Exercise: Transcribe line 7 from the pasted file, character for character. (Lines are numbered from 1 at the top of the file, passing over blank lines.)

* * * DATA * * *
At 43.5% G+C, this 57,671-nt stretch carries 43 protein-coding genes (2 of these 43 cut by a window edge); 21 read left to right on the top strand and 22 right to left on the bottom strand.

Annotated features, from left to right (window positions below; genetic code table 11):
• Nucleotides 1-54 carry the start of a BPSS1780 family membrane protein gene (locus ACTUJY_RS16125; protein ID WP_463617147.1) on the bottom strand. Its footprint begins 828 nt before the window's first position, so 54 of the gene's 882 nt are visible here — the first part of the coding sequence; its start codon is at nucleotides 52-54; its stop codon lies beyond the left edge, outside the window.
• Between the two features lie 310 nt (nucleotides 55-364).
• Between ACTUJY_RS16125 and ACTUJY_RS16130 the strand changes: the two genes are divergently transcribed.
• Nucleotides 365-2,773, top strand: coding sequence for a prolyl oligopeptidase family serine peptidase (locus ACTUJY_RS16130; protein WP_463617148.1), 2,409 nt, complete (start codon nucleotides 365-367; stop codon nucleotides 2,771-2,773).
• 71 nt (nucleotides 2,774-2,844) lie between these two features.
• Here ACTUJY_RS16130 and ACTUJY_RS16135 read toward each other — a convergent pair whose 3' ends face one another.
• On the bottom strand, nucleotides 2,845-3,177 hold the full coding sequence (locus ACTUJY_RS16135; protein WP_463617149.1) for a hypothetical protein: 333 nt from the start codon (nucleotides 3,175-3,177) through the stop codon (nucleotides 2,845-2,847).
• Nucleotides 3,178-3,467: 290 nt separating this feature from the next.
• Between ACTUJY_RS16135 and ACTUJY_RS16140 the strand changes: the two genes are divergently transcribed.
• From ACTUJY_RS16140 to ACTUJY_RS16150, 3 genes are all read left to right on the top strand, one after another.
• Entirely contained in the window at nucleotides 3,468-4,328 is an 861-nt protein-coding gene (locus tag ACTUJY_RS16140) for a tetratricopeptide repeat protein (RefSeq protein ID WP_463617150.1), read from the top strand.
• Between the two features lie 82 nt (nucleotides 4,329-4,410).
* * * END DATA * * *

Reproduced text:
• 71 nt (nucleotides 2,774-2,844) lie between these two features.